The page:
(A hay barn at Deep Springs College. (Courtesy of the college.))

Founded in 1917, Deep Springs is a highly selective two-year college unlike any other: it enrolls just 26 students, all men, for a two-year regimen of study and toil. Most graduates go on to equally selective four-year colleges. By “equally selective,” I mean Yale.

The college sits on a cattle ranch and alfalfa farm in California’s High Desert and operates “on the belief that manual labor and political deliberation are integral parts of a comprehensive liberal arts education,” according to the web site.

Deep Springs is an ambitious place, intended as a training ground for leaders. Founder L.L. Nunn put it thus: “Great leaders in all ages have sought the desert and heard its voice.”

The admission rate ranges from 6 percent to 15 percent a year. Students who manage to get in attend on a full scholarship worth about $50,000 a year. Over the past 10 years, according to the web site, 16 percent of students went on to Harvard, 13 percent to the University of Chicago, 7 percent to Yale and 7 percent to Brown.

It is probably safe to assume that two years at Deep Springs is, for many lads, a first taste of honest toil. Here is another excerpt from the web site:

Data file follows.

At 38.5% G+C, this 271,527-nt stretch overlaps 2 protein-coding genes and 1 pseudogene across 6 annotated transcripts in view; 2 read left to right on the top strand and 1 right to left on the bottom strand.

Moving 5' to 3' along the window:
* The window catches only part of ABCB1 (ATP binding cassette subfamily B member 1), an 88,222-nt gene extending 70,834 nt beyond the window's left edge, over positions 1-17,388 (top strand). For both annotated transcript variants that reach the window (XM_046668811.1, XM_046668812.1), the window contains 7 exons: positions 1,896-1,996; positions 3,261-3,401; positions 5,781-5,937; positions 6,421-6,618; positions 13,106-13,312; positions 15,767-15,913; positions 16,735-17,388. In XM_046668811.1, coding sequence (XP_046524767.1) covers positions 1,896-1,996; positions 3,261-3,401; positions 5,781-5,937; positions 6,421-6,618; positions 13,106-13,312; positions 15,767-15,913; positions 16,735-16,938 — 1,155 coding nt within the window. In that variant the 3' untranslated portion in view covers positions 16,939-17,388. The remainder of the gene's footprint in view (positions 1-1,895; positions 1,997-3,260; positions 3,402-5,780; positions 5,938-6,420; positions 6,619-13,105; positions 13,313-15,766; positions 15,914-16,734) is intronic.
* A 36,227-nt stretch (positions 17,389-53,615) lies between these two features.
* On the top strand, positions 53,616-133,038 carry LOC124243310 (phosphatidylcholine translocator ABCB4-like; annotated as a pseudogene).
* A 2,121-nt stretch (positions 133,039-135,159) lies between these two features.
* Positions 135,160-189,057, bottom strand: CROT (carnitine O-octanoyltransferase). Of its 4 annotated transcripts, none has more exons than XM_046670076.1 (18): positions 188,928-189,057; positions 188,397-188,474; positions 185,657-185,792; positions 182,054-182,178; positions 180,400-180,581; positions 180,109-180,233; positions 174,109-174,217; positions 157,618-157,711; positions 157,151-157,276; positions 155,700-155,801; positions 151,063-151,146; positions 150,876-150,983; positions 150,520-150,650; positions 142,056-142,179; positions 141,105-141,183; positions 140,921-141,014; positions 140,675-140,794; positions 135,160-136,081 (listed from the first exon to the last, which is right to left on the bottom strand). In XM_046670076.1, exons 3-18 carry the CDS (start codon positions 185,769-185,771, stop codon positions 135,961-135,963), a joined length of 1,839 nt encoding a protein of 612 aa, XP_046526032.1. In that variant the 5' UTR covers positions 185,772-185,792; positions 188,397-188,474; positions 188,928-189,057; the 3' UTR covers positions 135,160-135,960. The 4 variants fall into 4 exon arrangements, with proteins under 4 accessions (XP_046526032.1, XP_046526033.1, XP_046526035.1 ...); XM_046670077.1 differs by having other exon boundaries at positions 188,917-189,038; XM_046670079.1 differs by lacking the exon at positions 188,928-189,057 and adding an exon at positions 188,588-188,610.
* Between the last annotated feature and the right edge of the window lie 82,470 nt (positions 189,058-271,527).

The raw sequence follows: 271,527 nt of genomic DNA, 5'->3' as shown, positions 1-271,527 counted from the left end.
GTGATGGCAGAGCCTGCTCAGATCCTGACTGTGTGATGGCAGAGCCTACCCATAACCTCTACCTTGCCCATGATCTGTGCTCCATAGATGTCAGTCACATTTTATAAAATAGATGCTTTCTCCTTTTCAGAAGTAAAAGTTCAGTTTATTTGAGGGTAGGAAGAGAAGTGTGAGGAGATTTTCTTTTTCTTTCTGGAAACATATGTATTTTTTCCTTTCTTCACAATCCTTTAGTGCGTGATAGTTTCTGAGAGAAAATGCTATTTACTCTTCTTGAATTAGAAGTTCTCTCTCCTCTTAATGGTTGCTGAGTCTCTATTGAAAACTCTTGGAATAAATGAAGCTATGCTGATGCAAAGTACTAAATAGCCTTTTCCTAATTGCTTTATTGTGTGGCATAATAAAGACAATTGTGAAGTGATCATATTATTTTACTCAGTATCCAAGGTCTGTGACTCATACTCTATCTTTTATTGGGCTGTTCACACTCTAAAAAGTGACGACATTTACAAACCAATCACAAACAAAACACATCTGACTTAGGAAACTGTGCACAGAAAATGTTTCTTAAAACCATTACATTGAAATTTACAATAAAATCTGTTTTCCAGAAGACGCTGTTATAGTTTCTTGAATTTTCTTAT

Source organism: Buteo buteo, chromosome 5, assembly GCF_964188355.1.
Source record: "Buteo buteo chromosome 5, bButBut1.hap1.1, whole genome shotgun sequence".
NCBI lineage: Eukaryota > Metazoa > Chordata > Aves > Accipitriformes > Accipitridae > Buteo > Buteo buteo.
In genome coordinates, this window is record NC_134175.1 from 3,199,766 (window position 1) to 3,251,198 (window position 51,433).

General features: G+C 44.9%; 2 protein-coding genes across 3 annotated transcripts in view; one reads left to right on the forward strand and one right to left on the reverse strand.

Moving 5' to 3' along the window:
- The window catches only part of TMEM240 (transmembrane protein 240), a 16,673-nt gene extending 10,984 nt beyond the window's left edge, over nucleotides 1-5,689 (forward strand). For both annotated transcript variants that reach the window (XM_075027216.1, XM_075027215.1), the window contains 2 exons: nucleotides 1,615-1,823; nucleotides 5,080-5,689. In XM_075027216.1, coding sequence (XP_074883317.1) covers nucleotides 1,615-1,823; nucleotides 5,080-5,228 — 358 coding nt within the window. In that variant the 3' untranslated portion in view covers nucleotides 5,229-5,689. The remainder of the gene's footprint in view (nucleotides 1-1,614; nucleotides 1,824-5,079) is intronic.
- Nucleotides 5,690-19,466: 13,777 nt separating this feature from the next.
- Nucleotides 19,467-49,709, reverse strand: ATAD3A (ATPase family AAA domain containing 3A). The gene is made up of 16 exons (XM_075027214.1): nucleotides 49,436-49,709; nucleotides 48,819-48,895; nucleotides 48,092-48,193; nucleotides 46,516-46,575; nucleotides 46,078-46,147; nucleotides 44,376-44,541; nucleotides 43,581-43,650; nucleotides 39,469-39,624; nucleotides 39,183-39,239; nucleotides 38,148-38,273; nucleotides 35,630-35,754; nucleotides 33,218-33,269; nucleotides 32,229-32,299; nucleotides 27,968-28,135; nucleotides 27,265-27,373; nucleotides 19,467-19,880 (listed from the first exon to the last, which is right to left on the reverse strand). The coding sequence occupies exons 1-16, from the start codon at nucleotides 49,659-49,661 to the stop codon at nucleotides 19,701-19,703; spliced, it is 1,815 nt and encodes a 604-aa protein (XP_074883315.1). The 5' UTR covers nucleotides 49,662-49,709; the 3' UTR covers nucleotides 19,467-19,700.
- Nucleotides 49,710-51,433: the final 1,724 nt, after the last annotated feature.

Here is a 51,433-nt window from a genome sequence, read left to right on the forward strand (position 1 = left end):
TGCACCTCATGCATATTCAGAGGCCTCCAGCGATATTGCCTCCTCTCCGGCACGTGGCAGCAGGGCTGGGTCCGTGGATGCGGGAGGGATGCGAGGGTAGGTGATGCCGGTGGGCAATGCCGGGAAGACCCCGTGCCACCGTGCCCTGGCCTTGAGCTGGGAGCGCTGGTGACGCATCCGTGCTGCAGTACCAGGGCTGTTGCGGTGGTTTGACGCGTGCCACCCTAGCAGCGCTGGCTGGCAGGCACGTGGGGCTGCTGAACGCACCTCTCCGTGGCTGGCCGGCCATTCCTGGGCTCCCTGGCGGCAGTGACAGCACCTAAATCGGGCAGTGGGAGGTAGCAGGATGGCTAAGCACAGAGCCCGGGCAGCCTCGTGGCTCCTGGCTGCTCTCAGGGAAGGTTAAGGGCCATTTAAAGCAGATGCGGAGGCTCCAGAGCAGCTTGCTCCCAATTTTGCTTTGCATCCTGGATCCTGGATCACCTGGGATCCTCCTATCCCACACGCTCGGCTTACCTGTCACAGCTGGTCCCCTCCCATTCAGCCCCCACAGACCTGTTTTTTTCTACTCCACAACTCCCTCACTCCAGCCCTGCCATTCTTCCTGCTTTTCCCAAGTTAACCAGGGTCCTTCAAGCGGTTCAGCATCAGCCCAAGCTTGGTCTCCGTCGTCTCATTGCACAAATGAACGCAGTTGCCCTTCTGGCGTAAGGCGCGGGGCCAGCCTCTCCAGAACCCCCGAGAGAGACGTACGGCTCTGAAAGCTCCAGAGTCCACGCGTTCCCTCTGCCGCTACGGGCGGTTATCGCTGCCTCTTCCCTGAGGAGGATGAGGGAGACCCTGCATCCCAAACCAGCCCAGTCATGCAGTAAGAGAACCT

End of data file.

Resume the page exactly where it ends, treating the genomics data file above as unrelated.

Students often rise before the sun. At 6:00, when the Feed Man sets out on his first feed run, the dairy boys are already up, half asleep and milking cows. A Farm Teamer may have been in the tractor baling hay since 4:30. All are especially thankful for the breakfast cook, who’s up early preparing the morning’s meal.

Deep Springs decided to accept women this month on the theory the school’s mission of grooming future leaders (and irrigating fields) should not be limited to men. The first women will arrive in 2013.

Nunn felt the school’s purpose “was to prepare this small group that he called ‘the few,’ a trustee wrote on a community blog. “In today’s world, this group includes women.”

The number of single-gender colleges continues to dwindle. Deep Springs was one of about 60 such institutions, primarily Christian and Jewish. Enrollment concerns often push the co-ed cause, although clearly Deep Springs does not want for applicants.